Here's How To Prevent Your Chicken From Being Raw In The Middle

Perhaps you forgot to defrost your chicken before you left for work, or maybe you're rushing to get dinner on the table. Whatever the reason, it usually ends in chicken that's raw on the inside but fully cooked on the outside. According to Bon Appétit, temperature is particularly important when it comes to chicken. While you can sear a steak and enjoy it rare, you have to be a lot more careful with the popular poultry. 

If you want your chicken to cook evenly, you can't rush the process, and that means you should never use blazing hot oil or put your stove on the highest heat setting. Crowding the pan with too much chicken also messes with the temperature. The best way to go about preventing your chicken from being raw in the middle is to use a meat thermometer and make sure that the inside of the chicken reaches 165 degrees Fahrenheit.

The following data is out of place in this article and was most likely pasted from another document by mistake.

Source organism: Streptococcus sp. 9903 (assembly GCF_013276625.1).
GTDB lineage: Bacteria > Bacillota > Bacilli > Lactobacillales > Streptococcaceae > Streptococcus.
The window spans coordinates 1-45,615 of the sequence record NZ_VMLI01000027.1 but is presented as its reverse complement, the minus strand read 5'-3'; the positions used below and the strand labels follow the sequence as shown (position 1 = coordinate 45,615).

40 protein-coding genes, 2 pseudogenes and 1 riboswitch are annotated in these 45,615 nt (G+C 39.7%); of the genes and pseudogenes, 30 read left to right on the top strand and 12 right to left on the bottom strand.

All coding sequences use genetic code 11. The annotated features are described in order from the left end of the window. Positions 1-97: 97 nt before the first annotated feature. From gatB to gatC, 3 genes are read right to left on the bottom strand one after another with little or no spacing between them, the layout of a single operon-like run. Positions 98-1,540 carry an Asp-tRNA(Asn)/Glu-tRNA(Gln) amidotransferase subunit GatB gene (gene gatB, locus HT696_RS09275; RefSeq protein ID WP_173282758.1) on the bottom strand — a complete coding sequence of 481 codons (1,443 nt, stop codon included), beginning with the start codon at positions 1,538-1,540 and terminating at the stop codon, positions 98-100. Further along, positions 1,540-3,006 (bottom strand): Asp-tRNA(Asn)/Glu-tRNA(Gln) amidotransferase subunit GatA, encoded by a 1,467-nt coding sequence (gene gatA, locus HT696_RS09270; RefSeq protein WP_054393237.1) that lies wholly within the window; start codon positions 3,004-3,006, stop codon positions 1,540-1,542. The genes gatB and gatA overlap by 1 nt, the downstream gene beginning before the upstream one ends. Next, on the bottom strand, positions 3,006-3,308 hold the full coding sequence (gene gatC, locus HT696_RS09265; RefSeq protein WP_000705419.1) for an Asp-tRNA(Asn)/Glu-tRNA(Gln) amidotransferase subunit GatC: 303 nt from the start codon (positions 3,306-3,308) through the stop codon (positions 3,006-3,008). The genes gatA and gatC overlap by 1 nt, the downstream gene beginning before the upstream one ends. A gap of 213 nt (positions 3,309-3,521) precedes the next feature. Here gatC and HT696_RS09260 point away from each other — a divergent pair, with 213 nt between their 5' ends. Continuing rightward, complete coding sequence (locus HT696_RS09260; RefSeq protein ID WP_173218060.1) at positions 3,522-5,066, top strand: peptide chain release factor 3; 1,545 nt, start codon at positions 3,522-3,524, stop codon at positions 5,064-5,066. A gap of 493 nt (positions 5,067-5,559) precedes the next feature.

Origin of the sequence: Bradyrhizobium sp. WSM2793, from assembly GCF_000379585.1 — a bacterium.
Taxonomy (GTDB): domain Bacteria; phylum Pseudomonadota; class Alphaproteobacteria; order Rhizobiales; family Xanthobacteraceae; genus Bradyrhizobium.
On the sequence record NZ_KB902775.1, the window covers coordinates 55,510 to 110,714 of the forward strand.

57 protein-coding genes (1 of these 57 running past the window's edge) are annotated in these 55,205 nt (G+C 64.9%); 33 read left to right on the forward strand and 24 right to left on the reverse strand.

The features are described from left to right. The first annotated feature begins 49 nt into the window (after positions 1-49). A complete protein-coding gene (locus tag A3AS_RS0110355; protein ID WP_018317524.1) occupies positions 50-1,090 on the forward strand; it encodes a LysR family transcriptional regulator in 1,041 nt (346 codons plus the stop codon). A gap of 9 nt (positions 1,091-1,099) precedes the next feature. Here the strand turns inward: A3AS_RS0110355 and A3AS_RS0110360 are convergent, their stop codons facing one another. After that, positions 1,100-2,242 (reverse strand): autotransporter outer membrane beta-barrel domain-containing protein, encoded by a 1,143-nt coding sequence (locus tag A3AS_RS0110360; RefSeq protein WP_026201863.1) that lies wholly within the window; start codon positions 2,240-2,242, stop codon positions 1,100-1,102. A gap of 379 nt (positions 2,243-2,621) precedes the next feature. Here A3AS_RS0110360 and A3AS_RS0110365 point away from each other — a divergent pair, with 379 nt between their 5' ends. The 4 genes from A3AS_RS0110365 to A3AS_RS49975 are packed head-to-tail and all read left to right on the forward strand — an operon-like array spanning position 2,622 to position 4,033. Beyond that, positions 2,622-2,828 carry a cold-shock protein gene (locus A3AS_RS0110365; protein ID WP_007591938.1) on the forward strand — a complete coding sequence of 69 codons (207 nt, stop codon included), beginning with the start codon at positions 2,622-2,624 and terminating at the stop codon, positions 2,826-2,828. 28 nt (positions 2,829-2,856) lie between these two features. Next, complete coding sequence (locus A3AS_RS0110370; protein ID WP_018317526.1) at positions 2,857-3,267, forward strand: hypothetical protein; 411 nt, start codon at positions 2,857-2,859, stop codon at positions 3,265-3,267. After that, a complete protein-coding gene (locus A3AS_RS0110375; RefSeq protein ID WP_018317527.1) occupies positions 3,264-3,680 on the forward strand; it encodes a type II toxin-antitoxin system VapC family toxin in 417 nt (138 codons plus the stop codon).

How to fix undercooked chicken

So you've cut into your chicken and discovered it's still pink on the inside. Now what do you do? The most obvious solution is to just put it back in the pan or oven immediately, however Food52 states you'll first have to do some tweaking in order to salvage it. Since you don't want chicken that's tough and dry in some spots, but perfectly cooked in others, Food52 recommends first slicing the chicken into thinner pieces. Then, along with a bit of stock, you'll want to put the slices into a covered baking dish and bake at 400 degrees Fahrenheit. 

If you don't want to bother preheating an oven, Buzzfeed says the stove works just as well. Simply place the chicken in the pan with the raw side face down. This helps stave off any further loss of moisture caused by the two rounds of cooking. After all, the only thing as bad as raw chicken is dry chicken.